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Technical Brief

Turbulent Flows Over a Backward Facing Step Simulated Using a Modified Partially Averaged Navier–Stokes Model

[+] Author and Article Information
Renfang Huang

State Key Laboratory of Hydroscience and Engineering,
Tsinghua University,
Beijing 100084, China
e-mail: hrenfang@gmail.com

Xianwu Luo

State Key Laboratory of Hydroscience and Engineering,
Tsinghua University,
Beijing 100084, China
e-mail: luoxw@tsinghua.edu.cn

Bin Ji

School of Power and Mechanical Engineering,
Wuhan University,
Wuhan 430072, China

Qingfeng Ji

Institute of Water Resources and
Hydro-Electric Engineering,
Xi'an University of Technology,
Xi'an 710048, China

1Corresponding author.

Contributed by the Fluids Engineering Division of ASME for publication in the JOURNAL OF FLUIDS ENGINEERING. Manuscript received March 21, 2016; final manuscript received October 14, 2016; published online January 20, 2017. Assoc. Editor: Moran Wang.

J. Fluids Eng 139(4), 044501 (Jan 20, 2017) (7 pages) Paper No: FE-16-1185; doi: 10.1115/1.4035114 History: Received March 21, 2016; Revised October 14, 2016

A modified partially averaged Navier–Stokes model (MPANS) is proposed by treating the standard k–ε model as the parent model and formulating the unresolved-to-total kinetic energy ratio fk as a function of the local grid size and turbulence length scale. Flows over a backward facing step are used to evaluate the performance of MPANS mode. Computations of the standard k–ε model, the constant fk partially averaged Navier–Stokes (PANS) models (fk = 0.6, 0.7), and the two-stage PANS model are carried out for comparisons. Based on the detailed analyses of calculated results and experimental data, the MPANS model performs better to predict the reattachment length together with the corner vortex and provides overall improved statistics of skin frictions, pressures, velocity profiles, and Reynolds stresses, demonstrating its promising applications in industrial turbomachines that often encounter with flow separations.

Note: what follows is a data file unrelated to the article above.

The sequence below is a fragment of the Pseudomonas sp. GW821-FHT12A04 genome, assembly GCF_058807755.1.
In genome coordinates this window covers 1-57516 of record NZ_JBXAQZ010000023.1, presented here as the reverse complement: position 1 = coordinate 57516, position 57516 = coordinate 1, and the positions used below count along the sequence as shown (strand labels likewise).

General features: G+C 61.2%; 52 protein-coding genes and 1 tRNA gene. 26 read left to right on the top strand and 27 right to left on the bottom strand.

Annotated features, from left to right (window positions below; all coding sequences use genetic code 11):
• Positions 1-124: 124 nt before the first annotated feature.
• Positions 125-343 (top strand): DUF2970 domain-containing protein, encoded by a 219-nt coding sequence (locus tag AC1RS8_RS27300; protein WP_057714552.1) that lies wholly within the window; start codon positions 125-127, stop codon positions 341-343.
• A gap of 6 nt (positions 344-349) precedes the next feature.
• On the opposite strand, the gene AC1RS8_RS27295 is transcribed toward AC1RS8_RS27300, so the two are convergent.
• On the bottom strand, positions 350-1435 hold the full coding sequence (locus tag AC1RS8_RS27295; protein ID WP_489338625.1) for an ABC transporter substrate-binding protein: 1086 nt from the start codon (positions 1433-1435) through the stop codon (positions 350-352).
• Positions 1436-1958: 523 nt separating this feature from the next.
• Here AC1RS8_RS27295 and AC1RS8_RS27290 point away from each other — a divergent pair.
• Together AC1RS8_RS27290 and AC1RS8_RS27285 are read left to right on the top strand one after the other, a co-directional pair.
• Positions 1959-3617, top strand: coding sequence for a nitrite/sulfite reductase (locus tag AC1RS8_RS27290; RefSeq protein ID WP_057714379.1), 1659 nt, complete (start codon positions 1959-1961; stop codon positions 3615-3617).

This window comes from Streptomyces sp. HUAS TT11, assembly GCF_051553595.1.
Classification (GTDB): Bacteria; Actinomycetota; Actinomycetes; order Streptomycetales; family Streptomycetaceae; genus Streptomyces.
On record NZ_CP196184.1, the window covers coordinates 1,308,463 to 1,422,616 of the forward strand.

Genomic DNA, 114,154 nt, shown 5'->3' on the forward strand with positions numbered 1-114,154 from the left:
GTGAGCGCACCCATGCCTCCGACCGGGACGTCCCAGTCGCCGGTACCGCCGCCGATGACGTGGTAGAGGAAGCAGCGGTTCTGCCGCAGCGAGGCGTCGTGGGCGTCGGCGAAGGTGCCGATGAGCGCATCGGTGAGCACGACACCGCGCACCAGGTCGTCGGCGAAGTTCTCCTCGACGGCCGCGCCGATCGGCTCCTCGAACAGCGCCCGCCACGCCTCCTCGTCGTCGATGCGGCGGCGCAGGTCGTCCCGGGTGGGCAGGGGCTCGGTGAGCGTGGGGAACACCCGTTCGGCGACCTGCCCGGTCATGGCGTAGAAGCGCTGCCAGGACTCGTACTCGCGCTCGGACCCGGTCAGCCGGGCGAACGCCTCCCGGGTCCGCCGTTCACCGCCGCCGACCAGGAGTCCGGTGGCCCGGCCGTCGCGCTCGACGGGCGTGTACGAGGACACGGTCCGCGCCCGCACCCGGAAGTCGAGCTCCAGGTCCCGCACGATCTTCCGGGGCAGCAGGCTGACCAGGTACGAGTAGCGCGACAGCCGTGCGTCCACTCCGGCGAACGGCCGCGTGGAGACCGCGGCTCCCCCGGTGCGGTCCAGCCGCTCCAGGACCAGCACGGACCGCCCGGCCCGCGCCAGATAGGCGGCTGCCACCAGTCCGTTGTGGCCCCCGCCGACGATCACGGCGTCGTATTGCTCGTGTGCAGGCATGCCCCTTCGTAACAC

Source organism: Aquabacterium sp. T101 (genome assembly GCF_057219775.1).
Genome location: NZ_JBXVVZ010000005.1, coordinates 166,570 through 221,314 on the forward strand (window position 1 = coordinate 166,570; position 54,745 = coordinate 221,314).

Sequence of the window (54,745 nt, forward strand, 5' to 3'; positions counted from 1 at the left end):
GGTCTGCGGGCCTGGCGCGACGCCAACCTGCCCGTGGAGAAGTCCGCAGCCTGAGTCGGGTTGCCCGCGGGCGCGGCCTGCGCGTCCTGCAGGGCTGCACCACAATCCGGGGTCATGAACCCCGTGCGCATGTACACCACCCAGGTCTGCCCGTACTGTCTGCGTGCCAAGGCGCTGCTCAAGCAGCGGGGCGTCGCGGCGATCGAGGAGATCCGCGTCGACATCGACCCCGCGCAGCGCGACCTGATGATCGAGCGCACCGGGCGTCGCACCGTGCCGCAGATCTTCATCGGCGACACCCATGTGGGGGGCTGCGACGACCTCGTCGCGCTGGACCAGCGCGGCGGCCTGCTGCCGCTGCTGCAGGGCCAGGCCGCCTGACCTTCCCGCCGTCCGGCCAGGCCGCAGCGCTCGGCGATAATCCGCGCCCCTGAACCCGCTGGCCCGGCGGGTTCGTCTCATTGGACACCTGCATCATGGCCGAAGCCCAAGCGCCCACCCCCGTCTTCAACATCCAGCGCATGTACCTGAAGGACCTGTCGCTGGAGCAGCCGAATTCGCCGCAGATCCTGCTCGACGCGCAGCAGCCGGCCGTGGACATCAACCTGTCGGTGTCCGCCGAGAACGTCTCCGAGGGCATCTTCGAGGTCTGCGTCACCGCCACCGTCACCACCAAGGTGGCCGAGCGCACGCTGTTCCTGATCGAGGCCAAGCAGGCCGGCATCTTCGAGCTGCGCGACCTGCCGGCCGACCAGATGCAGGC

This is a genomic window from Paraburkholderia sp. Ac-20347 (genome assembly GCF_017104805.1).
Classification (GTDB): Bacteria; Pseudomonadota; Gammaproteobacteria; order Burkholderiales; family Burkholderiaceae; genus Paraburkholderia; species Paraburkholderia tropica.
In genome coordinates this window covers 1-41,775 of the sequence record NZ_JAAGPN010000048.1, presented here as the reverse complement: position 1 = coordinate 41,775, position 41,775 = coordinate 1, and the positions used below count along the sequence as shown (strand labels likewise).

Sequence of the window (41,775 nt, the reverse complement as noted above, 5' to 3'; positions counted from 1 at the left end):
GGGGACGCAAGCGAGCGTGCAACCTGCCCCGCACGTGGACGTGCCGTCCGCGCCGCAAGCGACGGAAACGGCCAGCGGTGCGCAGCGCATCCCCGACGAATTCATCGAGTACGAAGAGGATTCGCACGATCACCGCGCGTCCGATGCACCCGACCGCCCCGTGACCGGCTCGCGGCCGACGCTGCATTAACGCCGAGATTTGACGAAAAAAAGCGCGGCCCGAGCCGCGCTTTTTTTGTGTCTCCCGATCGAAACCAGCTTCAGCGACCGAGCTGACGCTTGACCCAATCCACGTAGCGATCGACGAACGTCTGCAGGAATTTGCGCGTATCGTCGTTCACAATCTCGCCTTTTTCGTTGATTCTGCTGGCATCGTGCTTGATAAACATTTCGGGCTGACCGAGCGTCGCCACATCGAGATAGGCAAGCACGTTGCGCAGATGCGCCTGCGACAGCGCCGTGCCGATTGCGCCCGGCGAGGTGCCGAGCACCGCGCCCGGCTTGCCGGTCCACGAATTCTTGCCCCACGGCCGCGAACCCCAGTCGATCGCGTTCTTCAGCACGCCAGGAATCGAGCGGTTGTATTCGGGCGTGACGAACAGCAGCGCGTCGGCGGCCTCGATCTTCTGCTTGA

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Figures

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Fig. 1

(a) The computational domain together with boundary conditions and (b) computational grid for the backward facing step

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Fig. 2

Streamlines over the backward facing step: (a) standard k–ε model, (b) MPANS, (c) fk = 0.7, (d) fk = 0.6, and (e) two-stage PANS

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Fig. 3

Skin friction distributions along the streamwise centerline

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Fig. 4

Static pressure distributions along the streamwise centerline

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Fig. 5

Profiles of streamwise velocity at stations of x/H = 2, 6, 8, 10, and 12

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Fig. 6

Profiles of averages of two normal stresses at stations of x/H = 2, 6, 8, 10, and 12

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Fig. 7

Profiles of shear stress at stations of x/H = 2, 6, 8, 10, and 12

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Fig. 8

fk distributions for the MPANS simulation

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Fig. 9

Vorticity distributions over the backward facing step (a) standard k–ε model, (b) MPANS, (c) fk = 0.7, and (d) fk = 0.6

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